There is a quiet revolution taking place in kitchens across the globe. Sous-vide (pron: soo veed) cooking. Once the domain of only the finest cooking establishments, this fuss free, convenient cooking method is empowering even the most novice of cooks to produce restaurant quality food, consistently and in the comfort of the domestic environment.
The term, sous-vide is translated from the French, to literally mean to cook under vacuum.
The process relies entirely upon three principles:
Low Temperature Heating
Low temperature heating, this ensures your product is cooked evenly both inside and out, over an extended period.
Separating your Product
Separating your product from its heating environment, this guarantees no loss of nutrient food value and no loss of moisture to the elements, assuring the diner of a perfectly done, succulent steak every time.
Sealed under a Full or Partial Vacuum
Your product to be sealed under a full or partial vacuum, the final element of the sous vide cooking process is for your product to be sealed under a full or partial vacuum prior to being immersed into its cooking bath. Extensive laboratory testing has proven time and time again that this vacuum sealing process actually enhances the flavour of your product. In fact, vacuum sealing some fruits dramatically intensifies their flavour through the compression of vacuum sealing, even without cooking.
No limits to Sous Vide Cooking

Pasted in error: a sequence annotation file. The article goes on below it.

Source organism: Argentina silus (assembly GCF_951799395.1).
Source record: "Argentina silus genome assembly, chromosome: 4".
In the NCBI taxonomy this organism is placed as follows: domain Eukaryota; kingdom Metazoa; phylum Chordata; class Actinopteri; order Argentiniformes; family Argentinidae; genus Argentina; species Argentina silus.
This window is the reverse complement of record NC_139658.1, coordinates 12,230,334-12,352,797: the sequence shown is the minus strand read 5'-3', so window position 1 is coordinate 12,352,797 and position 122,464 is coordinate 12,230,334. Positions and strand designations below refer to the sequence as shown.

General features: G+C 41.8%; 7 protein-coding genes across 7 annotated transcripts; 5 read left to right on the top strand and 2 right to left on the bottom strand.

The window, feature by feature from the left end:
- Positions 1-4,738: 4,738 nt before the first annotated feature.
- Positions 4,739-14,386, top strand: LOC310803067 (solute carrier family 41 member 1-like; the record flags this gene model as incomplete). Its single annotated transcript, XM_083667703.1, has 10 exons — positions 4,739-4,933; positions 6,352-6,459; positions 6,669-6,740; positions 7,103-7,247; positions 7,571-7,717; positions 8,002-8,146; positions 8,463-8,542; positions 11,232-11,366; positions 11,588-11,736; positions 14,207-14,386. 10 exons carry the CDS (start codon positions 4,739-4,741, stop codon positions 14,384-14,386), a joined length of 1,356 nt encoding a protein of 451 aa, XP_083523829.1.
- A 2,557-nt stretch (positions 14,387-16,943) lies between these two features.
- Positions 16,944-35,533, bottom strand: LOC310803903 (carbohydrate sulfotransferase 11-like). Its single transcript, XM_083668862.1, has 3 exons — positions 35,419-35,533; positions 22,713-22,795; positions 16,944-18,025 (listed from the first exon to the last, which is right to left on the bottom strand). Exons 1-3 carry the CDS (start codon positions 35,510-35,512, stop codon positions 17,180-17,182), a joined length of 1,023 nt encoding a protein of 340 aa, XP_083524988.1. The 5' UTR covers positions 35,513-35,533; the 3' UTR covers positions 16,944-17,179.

It’s important to note that cooking sous vide doesn’t limit you to the perfectly cooked sirloin or richly flavoured stewed fruits.
In fact, you are virtually limited to cooking where your imagination stops. All manner of meat cuts from lamb to pork, chicken, your favorite fish, all cooked to perfection, the way you like it and with the flavours you love. And if you are not a meat lover and vegetables are your fruit of passion, you will be surprised how your vegetables will be cooked through, again with no loss of nutrient value and yet retain that crisp crunch of the fresh article.
If you happen to have a sweet tooth, there are a range of desserts that can be cooked sous vide, including a range of puddings, crème brulee, sabayons, fudges, cheesecakes and poached fruit.
Sous Vide Recipes
As a hard and fast rule, most foods we cook require a recipe. A set of instructions, a list of ingredients, the process of construction and guiding temperatures. Perhaps the most notable exception to this rules revolves around cooking times and temperatures for varying cuts of meat. See also – 5 Ways to making Sous Vide Steak. How it is cooked is dependent on a number of variants. The weight and thickness of the cut, the ideal doneness and even the type of meat to be cooked, whether it be pork, beef, lamb, chicken, fish or something more exotic or game like.
The list of recipes on hand is limited only by your imagination.